Red Rocket® Crape Myrtle
Red Rocket® Crape Myrtle
Lagerstroemia indica 'Whit IV' P.P.# 11342Item #0902 USDA Hardiness Zone: 6 - 9
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Clusters of ruby red, crepe papery flowers nearly cover the multi-stemmed shrub all summer long. The dark green foliage turns rich bronze-red in fall for great cool season interest. A stunning specimen or mass planting for late season color. Deciduous.
- DetailPlant type:TreeDeciduous/evergreen:DeciduousSunset climate zones:7 - 10, 12 - 14, 18 - 21Growth rate:ModerateAverage landscape size:Upright grower 15 to 20 ft. tall and wide.Special features:Attractive Bark, Fall Color, Improved Pest and Disease Resistance, Waterwise, Year-round InterestFoliage color:GreenBlooms:SummerFlower color:RedPatent Act:Asexual reproduction of plants protected by the Plant Patent Act is prohibited during the life of the patent.Design IdeasA vivid red crepe myrtle is an ideal foundation accent tree for the front yard. Add to a long fence line bed for interest or integrate into evergreen trees or those that bloom in spring to offer late summer balance. A beautiful choice for small city lots with four seasons of change.Companion PlantsFor a bold and colorful garden group this crepe myrtle with Peacock Butterfly Bush, (Buddleja davidii 'Peacock'), Blue Bird Rose of Sharon, ( Hibiscus syriacus 'Blue Bird'), Pink Diamond Hydrangea, (Hydrangea paniculata 'Pink Diamond') and Balboa Sunset Trumpet Vine, (Campsis radicans 'Monbal').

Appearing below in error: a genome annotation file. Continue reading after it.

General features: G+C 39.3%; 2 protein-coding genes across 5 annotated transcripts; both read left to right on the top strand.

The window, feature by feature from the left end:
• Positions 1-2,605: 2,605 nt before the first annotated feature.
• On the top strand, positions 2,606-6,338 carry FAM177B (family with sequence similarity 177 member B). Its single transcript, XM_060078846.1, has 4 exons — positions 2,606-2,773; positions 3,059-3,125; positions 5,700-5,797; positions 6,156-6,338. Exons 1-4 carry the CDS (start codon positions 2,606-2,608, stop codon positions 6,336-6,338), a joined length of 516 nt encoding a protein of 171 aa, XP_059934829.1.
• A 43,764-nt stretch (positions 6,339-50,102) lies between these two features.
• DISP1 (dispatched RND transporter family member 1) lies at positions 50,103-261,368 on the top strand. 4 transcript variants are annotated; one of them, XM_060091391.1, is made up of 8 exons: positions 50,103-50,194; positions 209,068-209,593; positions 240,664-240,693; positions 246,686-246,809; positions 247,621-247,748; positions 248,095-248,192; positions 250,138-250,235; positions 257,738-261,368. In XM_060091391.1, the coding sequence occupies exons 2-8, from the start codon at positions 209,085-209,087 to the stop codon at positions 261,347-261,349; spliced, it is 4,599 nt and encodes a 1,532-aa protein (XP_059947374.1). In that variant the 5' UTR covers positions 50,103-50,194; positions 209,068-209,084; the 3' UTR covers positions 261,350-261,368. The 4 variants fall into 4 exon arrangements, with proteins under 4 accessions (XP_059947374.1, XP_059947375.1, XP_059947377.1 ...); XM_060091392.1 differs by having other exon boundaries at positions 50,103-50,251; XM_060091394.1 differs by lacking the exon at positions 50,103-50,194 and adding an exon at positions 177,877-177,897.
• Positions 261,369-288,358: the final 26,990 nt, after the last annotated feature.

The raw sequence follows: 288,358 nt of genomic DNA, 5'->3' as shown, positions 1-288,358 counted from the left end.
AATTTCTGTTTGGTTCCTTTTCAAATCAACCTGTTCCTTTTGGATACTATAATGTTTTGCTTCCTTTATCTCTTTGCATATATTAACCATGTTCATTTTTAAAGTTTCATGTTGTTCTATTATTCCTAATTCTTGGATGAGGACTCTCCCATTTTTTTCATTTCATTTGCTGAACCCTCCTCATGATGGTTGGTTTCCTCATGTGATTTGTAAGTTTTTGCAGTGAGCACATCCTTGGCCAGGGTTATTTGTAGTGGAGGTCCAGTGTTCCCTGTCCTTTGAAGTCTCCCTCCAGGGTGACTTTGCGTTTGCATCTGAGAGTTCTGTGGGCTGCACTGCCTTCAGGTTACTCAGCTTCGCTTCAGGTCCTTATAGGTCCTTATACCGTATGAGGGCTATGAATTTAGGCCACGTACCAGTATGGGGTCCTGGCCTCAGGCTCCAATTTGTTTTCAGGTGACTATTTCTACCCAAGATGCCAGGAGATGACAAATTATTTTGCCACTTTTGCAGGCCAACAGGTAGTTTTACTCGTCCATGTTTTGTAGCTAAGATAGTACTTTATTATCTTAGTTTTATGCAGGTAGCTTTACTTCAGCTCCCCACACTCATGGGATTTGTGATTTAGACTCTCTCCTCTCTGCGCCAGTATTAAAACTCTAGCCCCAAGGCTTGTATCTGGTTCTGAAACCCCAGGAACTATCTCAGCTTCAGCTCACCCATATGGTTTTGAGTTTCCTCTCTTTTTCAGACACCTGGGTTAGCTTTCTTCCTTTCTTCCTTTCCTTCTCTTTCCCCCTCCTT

- CareCare InformationFollow a regular watering schedule during the first growing season to establish a deep, extensive root system. Feed with a general purpose fertilizer before new growth begins in spring. For a formal appearance, shear annually after flowering.Light Needs:Full sunWatering Needs:Once established, needs only occasional watering.
- History & LoreHistory:This small tree is native to a large region spanning the South Pacific from China to parts of northern Australia. It first reached Kew Gardens in England about 1579 and classified by Linnaeus. The plant arrived on American shores where botanist and nurseryman Andre Michaux of Charleston, South Carolina successfully cultivated them in the 1780s. Offspring of these are believed to have grown at Mount Vernon and other early American historic sites. Red Rocket is a recent introduction developed by former professor Carl Whitcomb of Lacebark, Inc., Stillwater, Oklahoma.